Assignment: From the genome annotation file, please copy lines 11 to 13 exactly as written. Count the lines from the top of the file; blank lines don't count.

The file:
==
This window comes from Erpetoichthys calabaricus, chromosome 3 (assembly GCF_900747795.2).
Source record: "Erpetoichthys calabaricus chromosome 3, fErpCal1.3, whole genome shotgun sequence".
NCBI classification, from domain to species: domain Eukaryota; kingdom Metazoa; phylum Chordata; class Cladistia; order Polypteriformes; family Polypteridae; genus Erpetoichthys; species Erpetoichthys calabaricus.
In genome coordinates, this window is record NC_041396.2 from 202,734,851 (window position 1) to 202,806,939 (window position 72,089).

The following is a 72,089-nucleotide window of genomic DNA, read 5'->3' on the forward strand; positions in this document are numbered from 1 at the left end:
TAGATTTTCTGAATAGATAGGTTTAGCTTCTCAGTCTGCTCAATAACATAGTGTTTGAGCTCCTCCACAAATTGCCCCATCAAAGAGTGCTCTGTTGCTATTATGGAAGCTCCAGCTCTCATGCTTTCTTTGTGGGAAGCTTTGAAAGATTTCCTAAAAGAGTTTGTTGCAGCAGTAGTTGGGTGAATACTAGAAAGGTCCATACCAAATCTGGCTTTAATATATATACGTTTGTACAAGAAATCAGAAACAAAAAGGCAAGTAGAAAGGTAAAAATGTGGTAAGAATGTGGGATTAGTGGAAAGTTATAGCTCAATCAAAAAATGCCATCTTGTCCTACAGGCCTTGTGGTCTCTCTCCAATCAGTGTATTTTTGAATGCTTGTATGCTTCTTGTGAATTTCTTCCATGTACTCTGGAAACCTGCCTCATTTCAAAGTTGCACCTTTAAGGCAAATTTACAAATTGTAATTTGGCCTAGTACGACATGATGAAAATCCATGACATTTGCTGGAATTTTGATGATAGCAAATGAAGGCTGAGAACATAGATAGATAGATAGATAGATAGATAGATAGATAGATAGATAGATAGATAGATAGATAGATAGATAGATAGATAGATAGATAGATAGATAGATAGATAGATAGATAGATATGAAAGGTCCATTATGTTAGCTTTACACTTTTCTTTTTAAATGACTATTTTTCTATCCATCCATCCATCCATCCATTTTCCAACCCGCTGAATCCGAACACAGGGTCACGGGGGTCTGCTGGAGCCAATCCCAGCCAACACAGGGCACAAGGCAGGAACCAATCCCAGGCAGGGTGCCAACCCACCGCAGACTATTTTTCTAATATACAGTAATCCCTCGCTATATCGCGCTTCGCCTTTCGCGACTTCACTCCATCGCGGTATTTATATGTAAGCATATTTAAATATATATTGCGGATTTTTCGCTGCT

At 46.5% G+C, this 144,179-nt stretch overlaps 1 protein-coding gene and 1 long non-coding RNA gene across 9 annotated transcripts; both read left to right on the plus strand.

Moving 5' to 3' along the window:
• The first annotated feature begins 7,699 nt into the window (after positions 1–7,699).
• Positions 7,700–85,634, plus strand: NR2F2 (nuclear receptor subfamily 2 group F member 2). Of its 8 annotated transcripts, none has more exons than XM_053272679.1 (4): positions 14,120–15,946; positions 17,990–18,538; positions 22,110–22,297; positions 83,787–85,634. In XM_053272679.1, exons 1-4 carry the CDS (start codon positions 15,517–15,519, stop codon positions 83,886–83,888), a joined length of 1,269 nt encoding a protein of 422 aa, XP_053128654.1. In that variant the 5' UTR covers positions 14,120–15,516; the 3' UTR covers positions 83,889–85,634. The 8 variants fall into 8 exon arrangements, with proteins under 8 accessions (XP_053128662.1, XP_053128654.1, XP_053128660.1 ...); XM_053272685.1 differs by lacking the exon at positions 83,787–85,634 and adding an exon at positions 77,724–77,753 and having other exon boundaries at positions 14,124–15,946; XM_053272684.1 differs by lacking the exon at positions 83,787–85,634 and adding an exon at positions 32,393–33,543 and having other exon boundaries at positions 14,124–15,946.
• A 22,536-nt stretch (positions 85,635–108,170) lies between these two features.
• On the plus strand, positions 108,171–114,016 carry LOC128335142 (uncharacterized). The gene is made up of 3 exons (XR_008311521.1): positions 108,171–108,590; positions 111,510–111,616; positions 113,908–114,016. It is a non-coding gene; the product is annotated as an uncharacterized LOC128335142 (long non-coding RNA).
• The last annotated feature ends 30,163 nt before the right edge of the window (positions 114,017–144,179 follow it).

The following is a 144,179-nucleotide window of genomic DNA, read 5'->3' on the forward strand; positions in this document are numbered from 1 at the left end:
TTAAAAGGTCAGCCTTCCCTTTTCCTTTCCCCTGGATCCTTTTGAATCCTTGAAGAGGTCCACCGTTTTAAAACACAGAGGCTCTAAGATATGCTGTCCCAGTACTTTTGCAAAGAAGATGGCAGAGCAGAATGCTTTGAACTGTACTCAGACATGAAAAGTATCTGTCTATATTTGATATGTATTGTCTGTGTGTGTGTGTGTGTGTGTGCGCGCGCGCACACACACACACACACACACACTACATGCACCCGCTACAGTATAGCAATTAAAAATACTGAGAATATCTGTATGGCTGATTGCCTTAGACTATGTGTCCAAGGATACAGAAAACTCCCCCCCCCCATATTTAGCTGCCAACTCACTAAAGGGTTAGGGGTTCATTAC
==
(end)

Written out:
• A 22,536-nt stretch (positions 85,635–108,170) lies between these two features.
• On the plus strand, positions 108,171–114,016 carry LOC128335142 (uncharacterized). The gene is made up of 3 exons (XR_008311521.1): positions 108,171–108,590; positions 111,510–111,616; positions 113,908–114,016. It is a non-coding gene; the product is annotated as an uncharacterized LOC128335142 (long non-coding RNA).
• The last annotated feature ends 30,163 nt before the right edge of the window (positions 114,017–144,179 follow it).